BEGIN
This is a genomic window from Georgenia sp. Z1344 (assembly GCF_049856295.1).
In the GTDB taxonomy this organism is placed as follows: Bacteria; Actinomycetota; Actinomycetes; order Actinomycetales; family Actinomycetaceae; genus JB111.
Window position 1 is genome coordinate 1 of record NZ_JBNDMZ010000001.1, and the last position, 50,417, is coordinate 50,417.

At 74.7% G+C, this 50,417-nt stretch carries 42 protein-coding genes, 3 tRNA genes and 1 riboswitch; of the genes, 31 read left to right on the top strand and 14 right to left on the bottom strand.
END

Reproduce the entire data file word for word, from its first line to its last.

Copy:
This is a genomic window from Georgenia sp. Z1344 (assembly GCF_049856295.1).
In the GTDB taxonomy this organism is placed as follows: Bacteria; Actinomycetota; Actinomycetes; order Actinomycetales; family Actinomycetaceae; genus JB111.
Window position 1 is genome coordinate 1 of record NZ_JBNDMZ010000001.1, and the last position, 50,417, is coordinate 50,417.

At 74.7% G+C, this 50,417-nt stretch carries 42 protein-coding genes, 3 tRNA genes and 1 riboswitch; of the genes, 31 read left to right on the top strand and 14 right to left on the bottom strand.